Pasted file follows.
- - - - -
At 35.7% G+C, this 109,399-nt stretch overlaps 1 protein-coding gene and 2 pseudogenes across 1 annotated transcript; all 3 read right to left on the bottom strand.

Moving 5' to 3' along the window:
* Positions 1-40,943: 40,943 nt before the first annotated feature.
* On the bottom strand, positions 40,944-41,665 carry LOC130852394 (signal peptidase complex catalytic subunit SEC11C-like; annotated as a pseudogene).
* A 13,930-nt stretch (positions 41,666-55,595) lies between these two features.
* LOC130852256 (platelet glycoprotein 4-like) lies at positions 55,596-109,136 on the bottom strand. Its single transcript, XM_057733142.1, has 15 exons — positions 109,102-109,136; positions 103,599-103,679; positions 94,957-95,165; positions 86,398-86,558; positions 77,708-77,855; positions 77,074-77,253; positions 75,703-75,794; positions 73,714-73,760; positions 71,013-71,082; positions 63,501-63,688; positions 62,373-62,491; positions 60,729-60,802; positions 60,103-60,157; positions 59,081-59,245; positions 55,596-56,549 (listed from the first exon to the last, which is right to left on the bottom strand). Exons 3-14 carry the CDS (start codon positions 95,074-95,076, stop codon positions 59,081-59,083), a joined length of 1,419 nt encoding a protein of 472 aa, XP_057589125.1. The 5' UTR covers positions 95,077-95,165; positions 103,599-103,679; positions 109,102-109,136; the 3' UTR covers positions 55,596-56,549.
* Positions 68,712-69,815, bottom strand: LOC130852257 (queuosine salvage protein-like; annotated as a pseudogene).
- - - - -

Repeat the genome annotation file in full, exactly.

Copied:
At 35.7% G+C, this 109,399-nt stretch overlaps 1 protein-coding gene and 2 pseudogenes across 1 annotated transcript; all 3 read right to left on the bottom strand.

Moving 5' to 3' along the window:
* Positions 1-40,943: 40,943 nt before the first annotated feature.
* On the bottom strand, positions 40,944-41,665 carry LOC130852394 (signal peptidase complex catalytic subunit SEC11C-like; annotated as a pseudogene).
* A 13,930-nt stretch (positions 41,666-55,595) lies between these two features.
* LOC130852256 (platelet glycoprotein 4-like) lies at positions 55,596-109,136 on the bottom strand. Its single transcript, XM_057733142.1, has 15 exons — positions 109,102-109,136; positions 103,599-103,679; positions 94,957-95,165; positions 86,398-86,558; positions 77,708-77,855; positions 77,074-77,253; positions 75,703-75,794; positions 73,714-73,760; positions 71,013-71,082; positions 63,501-63,688; positions 62,373-62,491; positions 60,729-60,802; positions 60,103-60,157; positions 59,081-59,245; positions 55,596-56,549 (listed from the first exon to the last, which is right to left on the bottom strand). Exons 3-14 carry the CDS (start codon positions 95,074-95,076, stop codon positions 59,081-59,083), a joined length of 1,419 nt encoding a protein of 472 aa, XP_057589125.1. The 5' UTR covers positions 95,077-95,165; positions 103,599-103,679; positions 109,102-109,136; the 3' UTR covers positions 55,596-56,549.
* Positions 68,712-69,815, bottom strand: LOC130852257 (queuosine salvage protein-like; annotated as a pseudogene).